MM: What does your overall process look like when channeling a new character?
SS: I look for the first line or moment that makes me go, “Oh there she is. That’s her in a nutshell.” The moment or line that gives me a ton of information, is like a jumping-off point. With Beth, it’s actually the very first moment you see her. In the opening scene, she runs in breaking up a fight between the boys, very reasonable and nurturing in her approach, but does a total 180 as soon as Kevin explains what happened. I got that she is a problem solver, respected by these guys, and not afraid to get in the middle of a fight. It also told me she is a wildly passionate, spitfire whose love of the sport is so deep, that she is not above losing her cool to defend it. That moment permitted me to go from zero to one-hundred, so I knew I had a lot of room emotionally with her. It’s so fun working on a series because you are constantly getting new information about your character. I remember finding out that Beth steals food and paper products from the garage. That is golden information, it says so much about her. It’s totally inappropriate and sad, but also naughty and hilarious. The more I learn about Beth, the more I like her. She has a good heart and is a people pleaser, but she doesn’t let people walk all over her and she doesn’t take any sh*t. It's important to me to find what I love about my character and let that really get into my heart.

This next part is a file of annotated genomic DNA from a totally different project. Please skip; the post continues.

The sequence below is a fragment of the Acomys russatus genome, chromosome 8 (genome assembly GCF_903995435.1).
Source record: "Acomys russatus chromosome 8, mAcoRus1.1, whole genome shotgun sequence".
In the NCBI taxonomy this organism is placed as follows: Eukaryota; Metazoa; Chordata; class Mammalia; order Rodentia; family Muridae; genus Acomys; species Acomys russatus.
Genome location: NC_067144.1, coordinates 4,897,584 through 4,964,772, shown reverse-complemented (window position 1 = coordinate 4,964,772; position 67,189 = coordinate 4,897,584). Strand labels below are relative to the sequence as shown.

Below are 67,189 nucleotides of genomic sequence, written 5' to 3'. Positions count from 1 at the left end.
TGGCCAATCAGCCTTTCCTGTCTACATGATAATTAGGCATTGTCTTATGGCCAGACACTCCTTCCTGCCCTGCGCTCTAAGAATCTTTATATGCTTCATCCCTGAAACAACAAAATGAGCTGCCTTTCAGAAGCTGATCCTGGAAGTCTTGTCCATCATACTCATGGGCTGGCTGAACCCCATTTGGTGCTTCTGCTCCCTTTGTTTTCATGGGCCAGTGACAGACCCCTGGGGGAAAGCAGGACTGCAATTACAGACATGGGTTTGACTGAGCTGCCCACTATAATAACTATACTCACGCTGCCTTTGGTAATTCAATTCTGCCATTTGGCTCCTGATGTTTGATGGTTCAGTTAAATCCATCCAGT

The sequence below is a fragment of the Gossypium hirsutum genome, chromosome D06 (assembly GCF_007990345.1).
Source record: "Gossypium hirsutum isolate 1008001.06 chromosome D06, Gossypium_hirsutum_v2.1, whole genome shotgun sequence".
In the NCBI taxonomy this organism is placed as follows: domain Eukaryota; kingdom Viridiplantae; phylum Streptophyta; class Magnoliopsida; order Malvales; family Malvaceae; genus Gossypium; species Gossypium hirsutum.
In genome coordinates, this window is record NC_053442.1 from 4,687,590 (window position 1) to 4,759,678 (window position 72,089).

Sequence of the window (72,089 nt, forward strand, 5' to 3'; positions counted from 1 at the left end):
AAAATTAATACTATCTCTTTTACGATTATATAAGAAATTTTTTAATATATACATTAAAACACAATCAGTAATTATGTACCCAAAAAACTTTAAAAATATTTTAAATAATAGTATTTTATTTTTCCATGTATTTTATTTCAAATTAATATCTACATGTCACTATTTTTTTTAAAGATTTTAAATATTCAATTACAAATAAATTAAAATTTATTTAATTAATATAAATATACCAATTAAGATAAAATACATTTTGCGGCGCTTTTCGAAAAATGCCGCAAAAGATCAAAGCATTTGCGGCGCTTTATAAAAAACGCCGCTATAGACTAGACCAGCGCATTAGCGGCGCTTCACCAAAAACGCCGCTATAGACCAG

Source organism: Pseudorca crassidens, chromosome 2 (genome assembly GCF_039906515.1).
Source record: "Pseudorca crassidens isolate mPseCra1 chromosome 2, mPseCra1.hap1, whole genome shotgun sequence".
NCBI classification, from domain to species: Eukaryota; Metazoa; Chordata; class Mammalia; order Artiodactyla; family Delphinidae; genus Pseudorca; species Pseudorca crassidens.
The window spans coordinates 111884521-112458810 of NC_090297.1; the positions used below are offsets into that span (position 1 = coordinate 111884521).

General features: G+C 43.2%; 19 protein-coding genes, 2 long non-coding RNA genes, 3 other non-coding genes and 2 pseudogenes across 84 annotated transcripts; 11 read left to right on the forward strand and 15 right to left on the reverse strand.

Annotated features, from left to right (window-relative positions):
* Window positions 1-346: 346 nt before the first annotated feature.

MM: This past summer, you recently released your debut EP, You Can Ukulele With Me. How did you begin to find your love for music?
SS: There is no beginning or ending to finding and loving music. That’s the beautiful thing about music, it’s around us all the time, gets into our bones from day one of life, and is constantly evolving. My EP is just a tiny spark of a much bigger picture that I just started painting.
MM: Where do you tend to draw inspiration from when creating your music?
SS: I wish I could take credit for writing the songs on my EP, because they do feel like they are coming directly from my heart, BUT that credit goes one-hundred percent to the brilliant Holly Gewandter. Holly and I created a one-woman show at Joe’s Pub and wanted to keep working together. She wrote the La La Song for that show and it was my favorite thing to sing and I was like, I know you have more of these. She played me four more songs, and I expressed to her that the songs were quirky, beautiful, and filled my heart with sunshine. Let's make an album. So, we did. We recorded just weeks before the pandemic, barefoot in Harlem Parlour Studio, snacking on Goldfish and sharing small spaces and instruments. It was such a gift before the lockdown.